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Figure 8 vs Double Bowline
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Jun 27, 2014
Rock Climbing Photo: Approaching the anchors on Eclipse (5.6) at Breakn...
amarius wrote:
The knot in the YouTube video is "Bowline on a bight", aka "rethreaded bowline" I've never read of this particular knot inverting, untying, or doing other horrible things


I wasn't sure why this hadn't come up more in this thread. I just practiced it about a hundred times and could not figure out a way that it would come out, even without a stopper knot. I've also learned that it is accepted as a tie in not by the German Alpine Club (without a stopper). Good enough for me.
Antonio Caligiuri
From Bishop, CA
Joined Oct 24, 2013
87 points
Jun 27, 2014
Antonio Caligiuri wrote:
Good enough for me.

It should also be good for your belayer
amarius
Joined Feb 23, 2012
23 points
Jun 27, 2014
Rock Climbing Photo: Approaching the anchors on Eclipse (5.6) at Breakn...
amarius wrote:
It should also be good for your belayer


Of course. I would never tie in with this knot if my belayer wasn't comfortable with my doing so (and of course being able to check it).
Antonio Caligiuri
From Bishop, CA
Joined Oct 24, 2013
87 points
Jun 27, 2014
Rock Climbing Photo: RCC@50+ Photo courtesy CO Crack Gear
bowline = knot of death... RobC2
Joined Mar 9, 2009
233 points
Jun 27, 2014
Rock Climbing Photo: Approaching the anchors on Eclipse (5.6) at Breakn...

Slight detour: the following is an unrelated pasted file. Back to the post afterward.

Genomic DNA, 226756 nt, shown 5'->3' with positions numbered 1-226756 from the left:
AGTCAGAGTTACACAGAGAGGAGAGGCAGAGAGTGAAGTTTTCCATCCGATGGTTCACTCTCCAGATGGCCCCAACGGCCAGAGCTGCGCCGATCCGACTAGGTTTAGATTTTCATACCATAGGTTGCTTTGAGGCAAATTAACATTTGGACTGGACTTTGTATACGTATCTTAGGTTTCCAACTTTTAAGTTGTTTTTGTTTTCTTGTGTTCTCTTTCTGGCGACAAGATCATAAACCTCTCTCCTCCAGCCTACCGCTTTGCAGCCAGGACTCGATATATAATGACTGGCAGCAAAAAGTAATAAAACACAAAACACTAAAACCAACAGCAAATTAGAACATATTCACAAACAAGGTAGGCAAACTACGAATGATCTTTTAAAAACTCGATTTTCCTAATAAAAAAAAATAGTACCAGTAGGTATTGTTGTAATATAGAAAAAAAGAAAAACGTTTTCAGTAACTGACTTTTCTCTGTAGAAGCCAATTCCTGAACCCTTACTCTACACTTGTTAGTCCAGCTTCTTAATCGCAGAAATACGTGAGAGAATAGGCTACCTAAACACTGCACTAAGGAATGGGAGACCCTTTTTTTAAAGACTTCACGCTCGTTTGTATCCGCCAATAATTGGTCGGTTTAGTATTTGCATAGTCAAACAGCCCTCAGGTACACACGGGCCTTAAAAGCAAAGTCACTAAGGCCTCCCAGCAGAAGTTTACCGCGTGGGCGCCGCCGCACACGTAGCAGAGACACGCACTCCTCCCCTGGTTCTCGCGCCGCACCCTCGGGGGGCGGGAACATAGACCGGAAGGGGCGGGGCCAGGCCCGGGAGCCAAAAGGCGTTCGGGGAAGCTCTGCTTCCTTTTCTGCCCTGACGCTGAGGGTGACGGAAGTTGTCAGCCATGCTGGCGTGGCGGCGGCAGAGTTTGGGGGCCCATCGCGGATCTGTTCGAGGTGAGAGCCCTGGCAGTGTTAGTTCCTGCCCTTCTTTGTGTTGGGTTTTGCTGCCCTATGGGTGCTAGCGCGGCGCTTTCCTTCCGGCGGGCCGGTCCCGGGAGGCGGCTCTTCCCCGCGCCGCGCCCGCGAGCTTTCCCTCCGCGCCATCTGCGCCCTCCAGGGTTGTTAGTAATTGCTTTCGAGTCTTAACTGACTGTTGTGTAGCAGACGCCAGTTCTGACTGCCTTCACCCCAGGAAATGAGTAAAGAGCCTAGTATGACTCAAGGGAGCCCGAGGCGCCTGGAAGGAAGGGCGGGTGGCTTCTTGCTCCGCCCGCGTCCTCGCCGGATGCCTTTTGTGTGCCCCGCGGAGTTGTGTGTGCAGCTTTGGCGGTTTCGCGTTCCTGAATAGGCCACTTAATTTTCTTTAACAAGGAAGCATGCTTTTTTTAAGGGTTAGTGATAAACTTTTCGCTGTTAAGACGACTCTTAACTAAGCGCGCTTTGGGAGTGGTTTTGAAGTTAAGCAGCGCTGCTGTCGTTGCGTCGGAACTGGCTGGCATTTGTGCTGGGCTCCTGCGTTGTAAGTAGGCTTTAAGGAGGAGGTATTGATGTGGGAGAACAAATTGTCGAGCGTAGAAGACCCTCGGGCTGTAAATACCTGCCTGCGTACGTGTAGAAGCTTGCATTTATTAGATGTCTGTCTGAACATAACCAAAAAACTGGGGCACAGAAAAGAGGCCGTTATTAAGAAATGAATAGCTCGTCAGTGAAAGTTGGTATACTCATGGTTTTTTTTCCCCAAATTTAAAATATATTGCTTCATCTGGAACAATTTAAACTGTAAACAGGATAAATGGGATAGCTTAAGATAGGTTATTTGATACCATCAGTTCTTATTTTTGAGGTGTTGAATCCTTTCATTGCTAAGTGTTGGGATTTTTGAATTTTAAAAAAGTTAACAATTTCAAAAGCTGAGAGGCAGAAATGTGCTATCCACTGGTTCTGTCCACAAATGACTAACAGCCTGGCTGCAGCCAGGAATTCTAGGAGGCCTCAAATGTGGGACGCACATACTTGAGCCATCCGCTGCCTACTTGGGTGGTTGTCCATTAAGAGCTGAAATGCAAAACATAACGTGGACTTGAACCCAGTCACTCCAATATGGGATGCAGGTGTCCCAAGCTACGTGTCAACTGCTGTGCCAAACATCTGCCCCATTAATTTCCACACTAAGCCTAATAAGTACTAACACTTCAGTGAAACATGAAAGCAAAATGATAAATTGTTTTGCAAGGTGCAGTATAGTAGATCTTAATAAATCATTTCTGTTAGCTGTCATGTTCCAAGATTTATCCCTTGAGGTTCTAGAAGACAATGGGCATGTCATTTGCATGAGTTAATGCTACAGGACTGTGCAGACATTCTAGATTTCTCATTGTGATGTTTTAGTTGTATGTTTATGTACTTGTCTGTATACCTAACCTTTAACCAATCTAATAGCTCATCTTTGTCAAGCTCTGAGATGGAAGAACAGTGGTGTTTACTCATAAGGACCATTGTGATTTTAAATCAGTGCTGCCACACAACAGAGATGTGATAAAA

RobC2 wrote:
bowline = knot of death...


Looking for a SPECIFIC explanation of how a retraced bowline can come untied on its own. But thanks for your detailed and constructive response.
Antonio Caligiuri
From Bishop, CA
Joined Oct 24, 2013
87 points
Jun 27, 2014
Rock Climbing Photo: tanuki
Antonio Caligiuri wrote:
Looking for a SPECIFIC explanation of how a retraced bowline can come untied on its own. But thanks for your detailed and constructive response.


It. Will. Not. Ever. Come. Untied. If you are unsure, you can back it up with a fisherman. I have used it and fallen on it. A lot. I usually use a figure eight, but have no problem with the retraced bowline.
NC Rock Climber
From The Oven, AKA Phoenix
Joined Dec 6, 2009
71 points
Jun 27, 2014
1000 lead fall? Dude. .. That's more dangerous than what knot you are using.

Stop doing that.
Lorenzo
Joined Jan 4, 2014
0 points
Jun 27, 2014
Rock Climbing Photo: RCC@50+ Photo courtesy CO Crack Gear
Antonio Caligiuri wrote:
Looking for a SPECIFIC explanation of how a retraced bowline can come untied on its own. But thanks for your detailed and constructive response.


Ach, laddie, yer welcome...
RobC2
Joined Mar 9, 2009
233 points
Jun 27, 2014
Rock Climbing Photo: Slab...
John Wilder wrote:
Yosemite finish on your fig-8 will make your knot very easy to untie. make sure not to pull the finish tight, but instead leave a bit of space so you can pull the rope out of the knot. the bowline is fine, provided you back it up and check it after every pitch if you're climbing multipitch. make damn sure to back it up, though, as otherwise it can and will come undone.